0

I have a Personal and Work account with Google. I use Google Docs to take notes, but every time I want to create a new document for work, it requires me to switch accounts. Gmail lets you access different inboxes by using different URLs. Is there anything like this for creating new docs?

migrated from superuser.com Oct 24 '17 at 21:44

This question came from our site for computer enthusiasts and power users.

2

On most Google websites (e.g. Google Docs, Google Drive, GMail...), there is a Query String (details on how to load the web page) that is usually authoriser=x or a number between two slashes (Like this: /0/.
Google Docs
The authoriser query string here is the 0 between the two slashes. When you open a new google website tab, the authoriser query string defaults to 0.
Now, if you change your google account to (for example) the second one in the list, the authoriser query string would than change to 1 (because computers usually start counting from 0).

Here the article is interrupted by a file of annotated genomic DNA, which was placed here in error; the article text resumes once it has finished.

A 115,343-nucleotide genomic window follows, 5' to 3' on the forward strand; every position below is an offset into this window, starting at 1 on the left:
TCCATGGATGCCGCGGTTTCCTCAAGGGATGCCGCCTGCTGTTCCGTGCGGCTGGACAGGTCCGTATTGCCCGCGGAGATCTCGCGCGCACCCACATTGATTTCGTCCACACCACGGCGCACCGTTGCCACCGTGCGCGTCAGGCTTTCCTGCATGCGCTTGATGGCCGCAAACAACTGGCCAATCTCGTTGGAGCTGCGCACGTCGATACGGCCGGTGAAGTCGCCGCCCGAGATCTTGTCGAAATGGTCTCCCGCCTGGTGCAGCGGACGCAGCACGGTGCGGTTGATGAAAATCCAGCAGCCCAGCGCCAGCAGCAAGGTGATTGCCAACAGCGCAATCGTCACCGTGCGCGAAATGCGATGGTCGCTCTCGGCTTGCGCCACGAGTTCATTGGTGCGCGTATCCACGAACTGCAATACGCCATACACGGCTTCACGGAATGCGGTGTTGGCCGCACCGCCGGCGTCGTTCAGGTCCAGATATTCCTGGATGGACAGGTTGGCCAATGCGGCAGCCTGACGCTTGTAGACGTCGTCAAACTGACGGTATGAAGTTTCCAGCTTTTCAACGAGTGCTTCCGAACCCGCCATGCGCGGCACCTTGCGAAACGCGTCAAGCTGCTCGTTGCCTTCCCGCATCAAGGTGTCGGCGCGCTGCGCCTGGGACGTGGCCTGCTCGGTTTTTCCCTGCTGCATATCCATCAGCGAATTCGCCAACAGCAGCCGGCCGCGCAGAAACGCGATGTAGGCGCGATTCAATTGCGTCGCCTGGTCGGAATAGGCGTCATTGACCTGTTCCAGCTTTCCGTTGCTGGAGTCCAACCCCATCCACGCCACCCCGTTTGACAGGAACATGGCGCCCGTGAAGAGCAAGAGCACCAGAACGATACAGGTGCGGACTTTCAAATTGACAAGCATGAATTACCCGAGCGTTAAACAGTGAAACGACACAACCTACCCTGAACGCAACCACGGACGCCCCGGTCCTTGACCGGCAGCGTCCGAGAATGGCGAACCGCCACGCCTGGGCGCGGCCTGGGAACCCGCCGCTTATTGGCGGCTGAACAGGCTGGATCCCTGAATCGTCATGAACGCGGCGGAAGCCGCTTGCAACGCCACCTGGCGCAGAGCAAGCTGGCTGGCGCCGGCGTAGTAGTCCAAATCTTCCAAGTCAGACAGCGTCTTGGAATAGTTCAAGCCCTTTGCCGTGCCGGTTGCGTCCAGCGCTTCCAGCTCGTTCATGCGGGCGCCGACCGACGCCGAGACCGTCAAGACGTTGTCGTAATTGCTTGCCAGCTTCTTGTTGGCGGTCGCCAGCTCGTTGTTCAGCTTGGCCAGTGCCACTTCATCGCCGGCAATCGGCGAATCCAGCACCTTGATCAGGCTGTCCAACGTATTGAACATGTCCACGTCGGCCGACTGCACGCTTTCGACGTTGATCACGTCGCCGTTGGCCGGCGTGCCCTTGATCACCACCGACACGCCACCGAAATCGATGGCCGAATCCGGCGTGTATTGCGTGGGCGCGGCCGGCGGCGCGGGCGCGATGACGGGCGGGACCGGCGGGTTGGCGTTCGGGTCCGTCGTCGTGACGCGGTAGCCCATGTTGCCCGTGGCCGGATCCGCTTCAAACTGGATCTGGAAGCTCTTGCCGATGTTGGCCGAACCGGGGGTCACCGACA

However, there are some exceptions:

  • Google Groups (Well, actually it shows up before the page loads but the page is redirected so you can't see it in the URL)
  • Google AdSense (Advertisement for Google services)
  • Google Product Forums (Google help)
  • There might be more that I don't know off but these are just examples.



Now, back to your question, if your Personal account is the default google account, the authoriser query string would than be 0 but if your using your Work account (assuming it's not the default account), it's authoriser query string would be 1.
Therefore, if the authoriser query string in your bookmark is set to 0 (The link should look like this: www.docs.google.com/document/u/0/, it would automatically open up your Personal account but if it's equal to 1 (www.docs.google.com/document/u/1/), it would open up your Work account.

Your Answer

By clicking “Post Your Answer”, you agree to our terms of service, privacy policy and cookie policy

Not the answer you're looking for? Browse other questions tagged or ask your own question.